Denis Johnson’s Fiskadoro, Part 1: 1997

October 19th, 2011 § 0 comments

This was a one-pager written for T.C. Boyle’s undergrad fiction workshop. I recently read this book again for his grad fiction workshop, fourteen years later, and while noodling around online realized there still wasn’t much coverage of what I suppose now qualifies as a cult classic, even if only because Denis Johnson has become a name more widely known. So, for what it’s worth: something another me wrote a long time ago. Be kind.

From the beginning the tone of the tale is established, prefaced by a voice at once worshipful and historical, incantatory and conjuring.  It is a raconteur’s tale, a pastime (“Can we help it if…we like to tell stories that want, as their holiest purpose, to excite us with pictures of danger and chaos?”), that disdains the drama of conflict for the drama of strangeness—the drama of steeping the reader in an alien, impossible world and in the heightened, minute awarenesses that accompany such steeping, such discovery.  In this Johnson’s prose does all the work, a detailed reportage; Fiskadoro has the structure of a chronicle—thus the passive nature of the characters, stunted by memory, defect, or the afterstate of the world, survivors and only that, semi-literate and uncomprehending, who are all acted upon; the gradually unfolding lineage, exhaustively described, of cumulatively enriching events.  In both Fiskadoro and Jesus’ Son, Johnson proves himself a master of conveying the lucid solipsistic event, circumscribing a dream, a nothingness, or a state of being past consciousness in order to illustrate its borders, to asecrtain its shape through its edges.  Whereas in his stories he achieves this through a series of spare, rhapsodic non sequiturs, in Fiskadoro he employs a dense exterior voice.  He gives voice to pre-verbal, post-verbal, even non-verbal moments, voiceless moments beyond cognitive process, feeling-states.  His characters are all prey to limbos that operate by their own incontrovertible inner logics, pose their own questions and contradict them, and resolve themselves without trace or echo.  A dream of several days’ duration, told in detail, disappears into a moment before forgetfulness.  Fiskadoro knows Sammy only by the name of ________.  Grandmother’s past, present, and imagination belong to an inextricable whole; several times, in the story of her endless days on the ocean, paragraphs chase their long final sentences in dwindling circles before swallowing themselves.  “You touch the people and they dissolve.  There is nothing left but you.  And you will not remember.”  The novel, like a fractal, finally replicates the structure of its paragraphs and chapters by being similarly hermetic, self-convinced and self-contained, obscure, cryptic, and impenetrable, opaque and perfectly stated, like a riddle, like the black monolith from 2001.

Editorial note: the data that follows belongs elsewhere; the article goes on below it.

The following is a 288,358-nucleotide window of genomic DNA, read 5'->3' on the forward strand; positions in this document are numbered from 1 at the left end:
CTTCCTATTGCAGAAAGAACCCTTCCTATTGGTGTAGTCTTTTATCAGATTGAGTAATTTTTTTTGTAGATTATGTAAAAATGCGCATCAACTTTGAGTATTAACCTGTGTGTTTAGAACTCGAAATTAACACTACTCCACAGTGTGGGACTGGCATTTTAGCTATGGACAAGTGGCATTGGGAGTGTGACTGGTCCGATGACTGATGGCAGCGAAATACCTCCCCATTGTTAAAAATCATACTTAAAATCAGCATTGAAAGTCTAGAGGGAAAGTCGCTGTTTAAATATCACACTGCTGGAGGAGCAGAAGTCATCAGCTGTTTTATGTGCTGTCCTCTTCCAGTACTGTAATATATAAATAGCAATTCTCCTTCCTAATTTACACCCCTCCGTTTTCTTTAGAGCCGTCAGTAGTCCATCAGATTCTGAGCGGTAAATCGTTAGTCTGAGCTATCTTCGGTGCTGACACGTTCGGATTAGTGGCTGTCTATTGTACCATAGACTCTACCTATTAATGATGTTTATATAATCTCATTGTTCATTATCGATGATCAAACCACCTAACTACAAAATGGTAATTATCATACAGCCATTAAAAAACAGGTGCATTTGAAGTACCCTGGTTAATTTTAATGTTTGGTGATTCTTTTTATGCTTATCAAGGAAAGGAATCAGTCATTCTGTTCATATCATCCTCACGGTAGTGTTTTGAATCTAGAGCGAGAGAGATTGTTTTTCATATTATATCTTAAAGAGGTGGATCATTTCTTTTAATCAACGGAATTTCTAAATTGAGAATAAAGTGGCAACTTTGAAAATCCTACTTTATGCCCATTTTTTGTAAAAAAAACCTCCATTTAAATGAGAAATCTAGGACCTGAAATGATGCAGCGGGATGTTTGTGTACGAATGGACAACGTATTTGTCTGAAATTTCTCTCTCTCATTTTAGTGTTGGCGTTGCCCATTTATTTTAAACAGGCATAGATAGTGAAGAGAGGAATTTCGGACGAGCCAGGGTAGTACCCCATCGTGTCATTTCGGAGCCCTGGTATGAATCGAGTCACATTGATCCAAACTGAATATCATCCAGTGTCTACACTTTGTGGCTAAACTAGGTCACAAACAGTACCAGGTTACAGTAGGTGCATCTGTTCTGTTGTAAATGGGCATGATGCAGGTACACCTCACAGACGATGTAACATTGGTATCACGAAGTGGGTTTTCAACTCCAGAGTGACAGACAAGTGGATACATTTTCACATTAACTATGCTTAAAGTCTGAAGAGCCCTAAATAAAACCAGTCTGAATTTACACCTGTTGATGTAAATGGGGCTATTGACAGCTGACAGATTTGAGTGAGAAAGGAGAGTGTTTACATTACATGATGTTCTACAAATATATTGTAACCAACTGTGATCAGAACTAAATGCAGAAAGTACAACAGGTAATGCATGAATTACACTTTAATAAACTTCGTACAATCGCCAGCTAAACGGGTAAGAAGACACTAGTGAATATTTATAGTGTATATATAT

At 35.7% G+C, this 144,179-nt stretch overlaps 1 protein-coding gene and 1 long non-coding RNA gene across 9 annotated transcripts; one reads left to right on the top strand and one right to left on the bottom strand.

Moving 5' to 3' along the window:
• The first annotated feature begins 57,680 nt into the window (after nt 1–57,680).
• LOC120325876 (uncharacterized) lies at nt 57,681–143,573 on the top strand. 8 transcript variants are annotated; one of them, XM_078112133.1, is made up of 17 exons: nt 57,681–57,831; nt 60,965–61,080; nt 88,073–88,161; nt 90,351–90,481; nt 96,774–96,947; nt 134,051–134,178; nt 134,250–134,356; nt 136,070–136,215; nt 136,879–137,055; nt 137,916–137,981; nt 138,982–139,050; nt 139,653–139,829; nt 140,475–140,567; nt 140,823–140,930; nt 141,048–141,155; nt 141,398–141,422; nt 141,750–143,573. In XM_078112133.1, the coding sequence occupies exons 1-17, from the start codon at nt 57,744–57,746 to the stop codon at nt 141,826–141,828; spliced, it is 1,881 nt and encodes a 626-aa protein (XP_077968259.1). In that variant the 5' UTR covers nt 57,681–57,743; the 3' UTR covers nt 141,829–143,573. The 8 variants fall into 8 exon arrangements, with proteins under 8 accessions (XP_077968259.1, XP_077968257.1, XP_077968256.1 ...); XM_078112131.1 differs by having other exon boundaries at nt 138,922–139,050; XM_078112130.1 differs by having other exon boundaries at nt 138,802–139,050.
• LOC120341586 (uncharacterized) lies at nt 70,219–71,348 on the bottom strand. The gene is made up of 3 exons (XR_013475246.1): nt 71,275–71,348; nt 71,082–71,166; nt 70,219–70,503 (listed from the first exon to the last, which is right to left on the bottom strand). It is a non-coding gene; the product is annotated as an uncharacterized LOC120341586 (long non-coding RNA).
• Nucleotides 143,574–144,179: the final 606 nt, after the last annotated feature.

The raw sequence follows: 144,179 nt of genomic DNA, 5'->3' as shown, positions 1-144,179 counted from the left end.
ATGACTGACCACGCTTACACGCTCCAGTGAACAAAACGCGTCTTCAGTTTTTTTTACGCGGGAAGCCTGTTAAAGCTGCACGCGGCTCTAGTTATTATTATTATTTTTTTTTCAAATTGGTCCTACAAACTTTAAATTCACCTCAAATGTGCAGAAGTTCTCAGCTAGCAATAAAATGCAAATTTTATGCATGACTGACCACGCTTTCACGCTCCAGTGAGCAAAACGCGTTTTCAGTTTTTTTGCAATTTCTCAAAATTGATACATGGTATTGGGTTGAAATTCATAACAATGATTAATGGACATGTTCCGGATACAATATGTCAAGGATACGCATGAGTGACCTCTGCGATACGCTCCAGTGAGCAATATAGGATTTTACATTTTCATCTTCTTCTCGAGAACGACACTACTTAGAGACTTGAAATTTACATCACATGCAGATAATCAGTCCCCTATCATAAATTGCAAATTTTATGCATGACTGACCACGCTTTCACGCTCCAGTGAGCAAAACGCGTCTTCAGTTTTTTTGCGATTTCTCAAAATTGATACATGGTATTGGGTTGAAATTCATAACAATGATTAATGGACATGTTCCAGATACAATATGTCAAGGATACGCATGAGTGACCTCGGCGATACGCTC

Grandmother is the vessel of the story, the only person in whom any link to the past, to ourselves, may be extracted.  Mr. Cheung clings to scraps of the past but knows nothing of their meaning, clings to them as one might the letter of the law, with outdated faith, and not its spirit.  Grandmother, as she slips invisibly in remembering to become Marie, is, like the aged of Faulkner’s south, “confusing time with its mathematical progression, as the old do, to whom the past is not a diminishing road, but instead, a huge meadow which no winter ever quite touches”.  Her past, however, is no meadow but a successive series of nightmares that have left her mute.  When, in the novel’s final moments she suffers once more the enormity of the sea, is shriven, and reborn, she is delivered, much like Fiskadoro, into an infant’s consciousness.  Fiskadoro’s new infant freedom, unlike his earlier inchoate adolescence, is powerful not for its roiling confusion but for its innocence, for the way it can still be writ upon, for its reconciling of memory with unformed amnesia.  In a way the book chronicles the passage of an entire world from burdened, inexpressive adolescence to freedom, to the numinous edge of cognition.  After all, “Does there not pass over a man a space of time when his life is a blank?”  The book details that time of blankness in a language that befits it.  The passage beyond costs lives, perhaps an entire way of life.  Johnson paints a terrifyingly truthful picture of our individual inconsequence, of the cosmic vagaries of fate.  At one point Marie concludes simply of the Lieutenant, “He died because he wasn’t saved”, and later, similarly, that she herself was “saved because she was saved.”   Yet if the book realizes our insignificance, a dread at the terrifying arbitrariness of the universal organization, it also points the way to how a mind might encompass this.  Mr. Cheung, in the midst of a magnanimous vision of the cycles of the world—endlessly, tragically, hopefully enacted “Again and again”—realizes “the issue is that I failed to recognize myself in these seagulls.”  He sees in Fiskadoro the relinquishing of memory he himself cannot accomplish, but which will make Fiskadoro a great leader.  “But when the earth is crushed to fine dust…and hell is brought near…man will remember his deeds.  But what will memory avail him?”  To move forward, one must have no fear, yet have known fear, and not have forgotten it.  In this way, Mr. Cheung, the frightened, rueful traditionalist, guards a part of the novel’s humanity: he fears, yet retains our identification and compassion.

The profound lightness of the novel’s end is a lifting of bans, a leavening of the burden of memory.  Fiskadoro imagines the twentieth century’s apocalypse come true, and then carries humanity one uncertain, necessary step beyond.

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